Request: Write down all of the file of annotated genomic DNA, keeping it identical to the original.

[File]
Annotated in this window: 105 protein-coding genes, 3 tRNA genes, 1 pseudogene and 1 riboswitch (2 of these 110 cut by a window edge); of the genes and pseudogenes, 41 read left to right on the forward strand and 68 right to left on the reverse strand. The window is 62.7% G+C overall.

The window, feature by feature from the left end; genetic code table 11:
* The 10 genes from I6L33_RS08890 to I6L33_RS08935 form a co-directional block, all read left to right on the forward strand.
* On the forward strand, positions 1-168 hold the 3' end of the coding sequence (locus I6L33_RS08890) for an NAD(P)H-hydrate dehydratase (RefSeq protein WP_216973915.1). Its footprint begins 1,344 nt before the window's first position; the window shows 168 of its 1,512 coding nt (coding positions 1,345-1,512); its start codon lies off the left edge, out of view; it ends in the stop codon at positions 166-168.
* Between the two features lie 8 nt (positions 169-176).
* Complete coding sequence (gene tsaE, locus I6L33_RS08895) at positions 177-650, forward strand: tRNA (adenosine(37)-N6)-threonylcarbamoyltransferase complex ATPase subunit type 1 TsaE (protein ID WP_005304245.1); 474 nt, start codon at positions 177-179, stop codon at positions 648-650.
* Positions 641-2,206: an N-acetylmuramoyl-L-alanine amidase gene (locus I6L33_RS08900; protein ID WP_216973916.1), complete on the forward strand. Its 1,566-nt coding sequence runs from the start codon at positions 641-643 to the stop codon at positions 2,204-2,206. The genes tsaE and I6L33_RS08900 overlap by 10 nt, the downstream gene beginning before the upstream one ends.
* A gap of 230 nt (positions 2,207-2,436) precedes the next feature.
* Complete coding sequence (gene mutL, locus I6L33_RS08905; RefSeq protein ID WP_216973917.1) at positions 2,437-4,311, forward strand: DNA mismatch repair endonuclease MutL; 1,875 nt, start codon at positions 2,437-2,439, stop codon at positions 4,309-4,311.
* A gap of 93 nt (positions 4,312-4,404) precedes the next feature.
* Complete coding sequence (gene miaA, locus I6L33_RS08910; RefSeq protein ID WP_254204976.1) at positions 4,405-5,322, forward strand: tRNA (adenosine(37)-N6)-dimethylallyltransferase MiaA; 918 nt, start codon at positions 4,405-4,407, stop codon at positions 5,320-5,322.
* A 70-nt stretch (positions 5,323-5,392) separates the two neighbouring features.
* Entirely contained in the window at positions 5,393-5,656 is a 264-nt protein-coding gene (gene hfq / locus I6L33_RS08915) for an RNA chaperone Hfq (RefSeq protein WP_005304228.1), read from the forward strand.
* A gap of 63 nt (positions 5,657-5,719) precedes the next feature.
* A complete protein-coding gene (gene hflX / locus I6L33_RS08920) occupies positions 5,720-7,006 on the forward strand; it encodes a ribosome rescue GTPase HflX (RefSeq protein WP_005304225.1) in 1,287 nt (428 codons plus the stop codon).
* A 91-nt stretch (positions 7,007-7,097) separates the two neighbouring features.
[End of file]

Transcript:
Annotated in this window: 105 protein-coding genes, 3 tRNA genes, 1 pseudogene and 1 riboswitch (2 of these 110 cut by a window edge); of the genes and pseudogenes, 41 read left to right on the forward strand and 68 right to left on the reverse strand. The window is 62.7% G+C overall.

The window, feature by feature from the left end; genetic code table 11:
* The 10 genes from I6L33_RS08890 to I6L33_RS08935 form a co-directional block, all read left to right on the forward strand.
* On the forward strand, positions 1-168 hold the 3' end of the coding sequence (locus I6L33_RS08890) for an NAD(P)H-hydrate dehydratase (RefSeq protein WP_216973915.1). Its footprint begins 1,344 nt before the window's first position; the window shows 168 of its 1,512 coding nt (coding positions 1,345-1,512); its start codon lies off the left edge, out of view; it ends in the stop codon at positions 166-168.
* Between the two features lie 8 nt (positions 169-176).
* Complete coding sequence (gene tsaE, locus I6L33_RS08895) at positions 177-650, forward strand: tRNA (adenosine(37)-N6)-threonylcarbamoyltransferase complex ATPase subunit type 1 TsaE (protein ID WP_005304245.1); 474 nt, start codon at positions 177-179, stop codon at positions 648-650.
* Positions 641-2,206: an N-acetylmuramoyl-L-alanine amidase gene (locus I6L33_RS08900; protein ID WP_216973916.1), complete on the forward strand. Its 1,566-nt coding sequence runs from the start codon at positions 641-643 to the stop codon at positions 2,204-2,206. The genes tsaE and I6L33_RS08900 overlap by 10 nt, the downstream gene beginning before the upstream one ends.
* A gap of 230 nt (positions 2,207-2,436) precedes the next feature.
* Complete coding sequence (gene mutL, locus I6L33_RS08905; RefSeq protein ID WP_216973917.1) at positions 2,437-4,311, forward strand: DNA mismatch repair endonuclease MutL; 1,875 nt, start codon at positions 2,437-2,439, stop codon at positions 4,309-4,311.
* A gap of 93 nt (positions 4,312-4,404) precedes the next feature.
* Complete coding sequence (gene miaA, locus I6L33_RS08910; RefSeq protein ID WP_254204976.1) at positions 4,405-5,322, forward strand: tRNA (adenosine(37)-N6)-dimethylallyltransferase MiaA; 918 nt, start codon at positions 4,405-4,407, stop codon at positions 5,320-5,322.
* A 70-nt stretch (positions 5,323-5,392) separates the two neighbouring features.
* Entirely contained in the window at positions 5,393-5,656 is a 264-nt protein-coding gene (gene hfq / locus I6L33_RS08915) for an RNA chaperone Hfq (RefSeq protein WP_005304228.1), read from the forward strand.
* A gap of 63 nt (positions 5,657-5,719) precedes the next feature.
* A complete protein-coding gene (gene hflX / locus I6L33_RS08920) occupies positions 5,720-7,006 on the forward strand; it encodes a ribosome rescue GTPase HflX (RefSeq protein WP_005304225.1) in 1,287 nt (428 codons plus the stop codon).
* A 91-nt stretch (positions 7,007-7,097) separates the two neighbouring features.